Dictionary.net

Definitions of scotch

  1. hinder or prevent ( the efforts, plans, or desires) of; " What ultimately frustrated every challenger was Ruth's amazing September surge"; " foil your opponent"
  2. avoiding waste; " an economical meal"; " an economical shopper"; " a frugal farmer"; " a frugal lunch"; " a sparing father and a spending son"; " sparing in their use of heat and light"; " stinting in bestowing gifts"; " thrifty because they remember the great Depression"; (` scotch' is used only informally)
  3. whiskey distilled in Scotland; especially whiskey made from malted barley in a pot still
  4. a slight surface cut ( especially a notch that is made to keep a tally)
  5. of or relating to or characteristic of Scotland or its people or culture or its English dialect or Gaelic language; " Scots gaelic"; " the Scots community in New York"; "` Scottish' tends to be the more formal term as in ` The Scottish Symphony' or ` Scottish authors' or ` Scottish mountains'"; "` Scotch' is in disfavor with Scottish people and is used primarily outside Scotland except in such frozen phrases as ` Scotch broth' or ` Scotch whiskey' or ` Scotch plaid'"
  6. make a small cut or score into
  7. The dialect or dialects of English spoken by the people of Scotland.
  8. Collectively, the people of Scotland.
  9. To shoulder up; to prop or block with a wedge, chock, etc., as a wheel, to prevent its rolling or slipping.
  10. A chock, wedge, prop, or other support, to prevent slipping; as, a scotch for a wheel or a log on inclined ground.
  11. To cut superficially; to wound; to score.
  12. A slight cut or incision; a score.
  13. Pertaining to Scotland, its inhabitants, or its language; Scottish.
  14. The dialect or dialects of English spoken by the people of Scotland; the people of Scotland; used as a plural.
  15. A slight cut or incision; a notch.
  16. To cut or wound slightly; as, to scotch, but not kill, a snake.
  17. To cut or wound slightly.
  18. Pertaining to Scotland; its language or people.
  19. The people or language of Scotland.
  20. Scottish.
  21. To dress, as stone, with a pick.
  22. A superficial cut; scratch.
  23. The people of Scotland; used as a plural.
  24. One of the languages spoken by Scots.
  25. Pertaining to Scotland or its inhabitants.
  26. The Scottish dialect; the Scottish people. Scotch mist, a dense mist.
  27. A slight cut or shallow incision.
  28. The inhabitants of Scotland; their language.
  29. Pert. to Scotland, its language, or its people.
  30. To shoulder up; to prop; to stop, as a wheel, by putting a piece of stone or wood under it.
  31. A drag or brake applied to the wheel of a carriage in descending a declivity.
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Usage examples for scotch

  1. Burns sang the praises of Scotch Drink. – Brief History of English and American Literature by Henry A. Beers
  2. I'll split a bottle of Scotch with you." – Ruggles of Red Gap by Harry Leon Wilson
  3. Harry, he said, you knocked them dead with those Scotch songs. – Between You and Me by Sir Harry Lauder
  4. Knowing that I was going to pick up at least one cask of Scotch on the way, and perhaps two or three, I had not been very keen about bothering with the rum. – Down the Columbia by Lewis R. Freeman
  5. No, I resign that Title to the brave Scotch General, who has just now enter'd the City. – The Works of Aphra Behn, Vol. I (of 6) by Aphra Behn
  6. 1757- 1839. Scotch theological writer. – A Brief Handbook of English Authors by Oscar Fay Adams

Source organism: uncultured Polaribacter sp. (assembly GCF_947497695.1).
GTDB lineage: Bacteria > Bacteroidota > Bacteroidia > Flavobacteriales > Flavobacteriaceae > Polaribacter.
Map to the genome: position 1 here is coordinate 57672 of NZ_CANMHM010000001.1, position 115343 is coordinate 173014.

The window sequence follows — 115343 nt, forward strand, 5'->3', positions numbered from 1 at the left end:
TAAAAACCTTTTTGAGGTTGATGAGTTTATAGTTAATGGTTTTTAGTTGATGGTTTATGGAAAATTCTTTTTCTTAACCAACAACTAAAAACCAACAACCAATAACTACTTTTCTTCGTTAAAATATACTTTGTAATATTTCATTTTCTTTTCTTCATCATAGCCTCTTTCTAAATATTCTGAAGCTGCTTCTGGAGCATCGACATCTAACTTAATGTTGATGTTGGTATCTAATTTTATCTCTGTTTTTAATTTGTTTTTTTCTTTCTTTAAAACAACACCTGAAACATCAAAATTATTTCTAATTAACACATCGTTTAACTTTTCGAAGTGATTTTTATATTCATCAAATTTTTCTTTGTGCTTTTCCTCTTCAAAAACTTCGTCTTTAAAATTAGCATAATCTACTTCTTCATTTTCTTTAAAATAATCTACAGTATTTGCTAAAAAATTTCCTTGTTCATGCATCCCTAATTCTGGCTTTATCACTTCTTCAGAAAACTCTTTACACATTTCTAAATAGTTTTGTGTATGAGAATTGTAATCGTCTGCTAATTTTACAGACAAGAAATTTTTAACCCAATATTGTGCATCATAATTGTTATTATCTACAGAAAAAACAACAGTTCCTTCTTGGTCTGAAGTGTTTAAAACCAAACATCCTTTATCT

7. " Look here," said the banker, noticing his agitation, " have a drink of our Special Scotch with me. – Revenge! by by Robert Barr
  8. If there be only a drop of Scotch blood in a man, he shows it. – The Eye of Dread by Payne Erskine
  9. Probably his Scotch common sense recoiled from definitely taking the plunge: I am not aware that he ever actually proposed that his disciples should form a self- contained community. – The History of the Fabian Society by Edward R. Pease
  10. He and his sister plunged at once into conversation in Scotch so much broader than Jean was used to, that she could hardly follow it. – A Round Dozen by Susan Coolidge
  11. Burn: the Scotch word for a brook is hardly found south of the river Wear. – Climbing in The British Isles. Vol. 1 - England by W. P. Haskett Smith
  12. Hers was my Scotch- Irish side. – The Complete PG Edition of The Works of Winston Churchill by Winston Churchill
  13. They had a band and she was buried near the other nurses who had died from the Scotch Hospital at Kragujevatz. – My Diary in Serbia: April 1, 1915-Nov. 1, 1915 by Monica M. Stanley
  14. 11, 545. Not even Scotch worsted? – Second Shetland Truck System Report by William Guthrie
  15. So now we've reached the end of this story, and as you're sleepy you'd better go to bed, and in case the piano key doesn't open the front door, and go out to play hop- scotch on the sidewalk, I'll tell you next about the Frogs' farewell hop. – Bully and Bawly No-Tail by Howard R. Garis
  16. For," he added, as he stood up in front of the fire in face, figure, and careless repose more decidedly English than ever, " you see my title of Duncaster only came to me through an uncle, but I am the direct and sole heir of the old family, and the Scotch property. – A Protegee of Jack Hamlin's and Other Stories by Bret Harte
  17. The Scotch, for example, like the Jews.... – The Blue Germ by Martin Swayne
  18. There are better fish, and more of them, in the Wandle, within twenty minutes of Victoria Station, than in any equal stretch of any Scotch river with which I am acquainted. – Angling Sketches by Andrew Lang
  19. I am inclined to think there is truth in this judgment of the old Scotch lady. – Weapons of Mystery by Joseph Hocking
  20. " But we ain't Scotch," I objects. – The House of Torchy by Sewell Ford
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